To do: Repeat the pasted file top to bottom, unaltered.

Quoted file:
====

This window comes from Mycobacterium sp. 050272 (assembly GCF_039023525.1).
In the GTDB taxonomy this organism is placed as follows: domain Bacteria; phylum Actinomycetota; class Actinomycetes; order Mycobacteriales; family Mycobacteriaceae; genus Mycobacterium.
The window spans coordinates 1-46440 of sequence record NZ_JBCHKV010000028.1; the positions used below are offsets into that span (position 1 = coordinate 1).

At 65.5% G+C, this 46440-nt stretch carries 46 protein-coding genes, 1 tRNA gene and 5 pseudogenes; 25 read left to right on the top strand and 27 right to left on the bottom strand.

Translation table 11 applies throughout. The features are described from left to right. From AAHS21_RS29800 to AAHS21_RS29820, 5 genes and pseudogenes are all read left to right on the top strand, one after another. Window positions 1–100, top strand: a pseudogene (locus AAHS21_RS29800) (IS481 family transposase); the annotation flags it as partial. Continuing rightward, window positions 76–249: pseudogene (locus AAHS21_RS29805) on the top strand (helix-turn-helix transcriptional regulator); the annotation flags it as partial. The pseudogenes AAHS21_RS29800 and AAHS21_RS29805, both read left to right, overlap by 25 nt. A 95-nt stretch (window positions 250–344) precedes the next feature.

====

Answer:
This window comes from Mycobacterium sp. 050272 (assembly GCF_039023525.1).
In the GTDB taxonomy this organism is placed as follows: domain Bacteria; phylum Actinomycetota; class Actinomycetes; order Mycobacteriales; family Mycobacteriaceae; genus Mycobacterium.
The window spans coordinates 1-46440 of sequence record NZ_JBCHKV010000028.1; the positions used below are offsets into that span (position 1 = coordinate 1).

At 65.5% G+C, this 46440-nt stretch carries 46 protein-coding genes, 1 tRNA gene and 5 pseudogenes; 25 read left to right on the top strand and 27 right to left on the bottom strand.

Translation table 11 applies throughout. The features are described from left to right. From AAHS21_RS29800 to AAHS21_RS29820, 5 genes and pseudogenes are all read left to right on the top strand, one after another. Window positions 1–100, top strand: a pseudogene (locus AAHS21_RS29800) (IS481 family transposase); the annotation flags it as partial. Continuing rightward, window positions 76–249: pseudogene (locus AAHS21_RS29805) on the top strand (helix-turn-helix transcriptional regulator); the annotation flags it as partial. The pseudogenes AAHS21_RS29800 and AAHS21_RS29805, both read left to right, overlap by 25 nt. A 95-nt stretch (window positions 250–344) precedes the next feature.